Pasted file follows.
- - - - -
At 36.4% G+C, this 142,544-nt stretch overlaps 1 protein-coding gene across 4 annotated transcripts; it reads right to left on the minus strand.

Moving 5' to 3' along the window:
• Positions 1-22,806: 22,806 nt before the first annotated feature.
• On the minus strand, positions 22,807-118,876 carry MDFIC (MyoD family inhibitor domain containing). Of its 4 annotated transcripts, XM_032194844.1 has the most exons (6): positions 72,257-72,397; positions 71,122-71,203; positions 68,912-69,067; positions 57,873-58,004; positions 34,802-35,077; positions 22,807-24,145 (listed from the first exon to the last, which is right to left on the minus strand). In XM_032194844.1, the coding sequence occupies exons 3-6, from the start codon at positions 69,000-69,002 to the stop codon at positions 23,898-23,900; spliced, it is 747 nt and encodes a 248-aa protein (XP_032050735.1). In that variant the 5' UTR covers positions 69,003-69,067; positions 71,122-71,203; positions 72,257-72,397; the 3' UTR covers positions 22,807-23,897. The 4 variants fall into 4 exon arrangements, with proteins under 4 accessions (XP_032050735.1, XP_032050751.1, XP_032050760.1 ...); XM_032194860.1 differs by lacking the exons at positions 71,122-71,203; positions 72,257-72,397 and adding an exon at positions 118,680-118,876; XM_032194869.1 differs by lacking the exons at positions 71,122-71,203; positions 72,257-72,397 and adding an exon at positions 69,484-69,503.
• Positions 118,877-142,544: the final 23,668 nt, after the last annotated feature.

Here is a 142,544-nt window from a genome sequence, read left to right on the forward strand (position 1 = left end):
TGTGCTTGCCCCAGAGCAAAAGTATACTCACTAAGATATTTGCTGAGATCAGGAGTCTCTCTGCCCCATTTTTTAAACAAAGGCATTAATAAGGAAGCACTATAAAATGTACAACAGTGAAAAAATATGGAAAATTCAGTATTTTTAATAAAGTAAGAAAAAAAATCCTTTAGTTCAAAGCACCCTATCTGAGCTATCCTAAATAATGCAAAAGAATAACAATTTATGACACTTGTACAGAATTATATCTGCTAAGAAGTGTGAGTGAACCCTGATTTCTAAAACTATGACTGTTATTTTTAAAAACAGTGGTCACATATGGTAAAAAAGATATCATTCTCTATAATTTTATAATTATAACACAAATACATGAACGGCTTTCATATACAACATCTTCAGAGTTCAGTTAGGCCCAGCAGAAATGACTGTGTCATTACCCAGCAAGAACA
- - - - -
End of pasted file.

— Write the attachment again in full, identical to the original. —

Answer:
At 36.4% G+C, this 142,544-nt stretch overlaps 1 protein-coding gene across 4 annotated transcripts; it reads right to left on the minus strand.

Moving 5' to 3' along the window:
• Positions 1-22,806: 22,806 nt before the first annotated feature.
• On the minus strand, positions 22,807-118,876 carry MDFIC (MyoD family inhibitor domain containing). Of its 4 annotated transcripts, XM_032194844.1 has the most exons (6): positions 72,257-72,397; positions 71,122-71,203; positions 68,912-69,067; positions 57,873-58,004; positions 34,802-35,077; positions 22,807-24,145 (listed from the first exon to the last, which is right to left on the minus strand). In XM_032194844.1, the coding sequence occupies exons 3-6, from the start codon at positions 69,000-69,002 to the stop codon at positions 23,898-23,900; spliced, it is 747 nt and encodes a 248-aa protein (XP_032050735.1). In that variant the 5' UTR covers positions 69,003-69,067; positions 71,122-71,203; positions 72,257-72,397; the 3' UTR covers positions 22,807-23,897. The 4 variants fall into 4 exon arrangements, with proteins under 4 accessions (XP_032050735.1, XP_032050751.1, XP_032050760.1 ...); XM_032194860.1 differs by lacking the exons at positions 71,122-71,203; positions 72,257-72,397 and adding an exon at positions 118,680-118,876; XM_032194869.1 differs by lacking the exons at positions 71,122-71,203; positions 72,257-72,397 and adding an exon at positions 69,484-69,503.
• Positions 118,877-142,544: the final 23,668 nt, after the last annotated feature.

Here is a 142,544-nt window from a genome sequence, read left to right on the forward strand (position 1 = left end):
TGTGCTTGCCCCAGAGCAAAAGTATACTCACTAAGATATTTGCTGAGATCAGGAGTCTCTCTGCCCCATTTTTTAAACAAAGGCATTAATAAGGAAGCACTATAAAATGTACAACAGTGAAAAAATATGGAAAATTCAGTATTTTTAATAAAGTAAGAAAAAAAATCCTTTAGTTCAAAGCACCCTATCTGAGCTATCCTAAATAATGCAAAAGAATAACAATTTATGACACTTGTACAGAATTATATCTGCTAAGAAGTGTGAGTGAACCCTGATTTCTAAAACTATGACTGTTATTTTTAAAAACAGTGGTCACATATGGTAAAAAAGATATCATTCTCTATAATTTTATAATTATAACACAAATACATGAACGGCTTTCATATACAACATCTTCAGAGTTCAGTTAGGCCCAGCAGAAATGACTGTGTCATTACCCAGCAAGAACA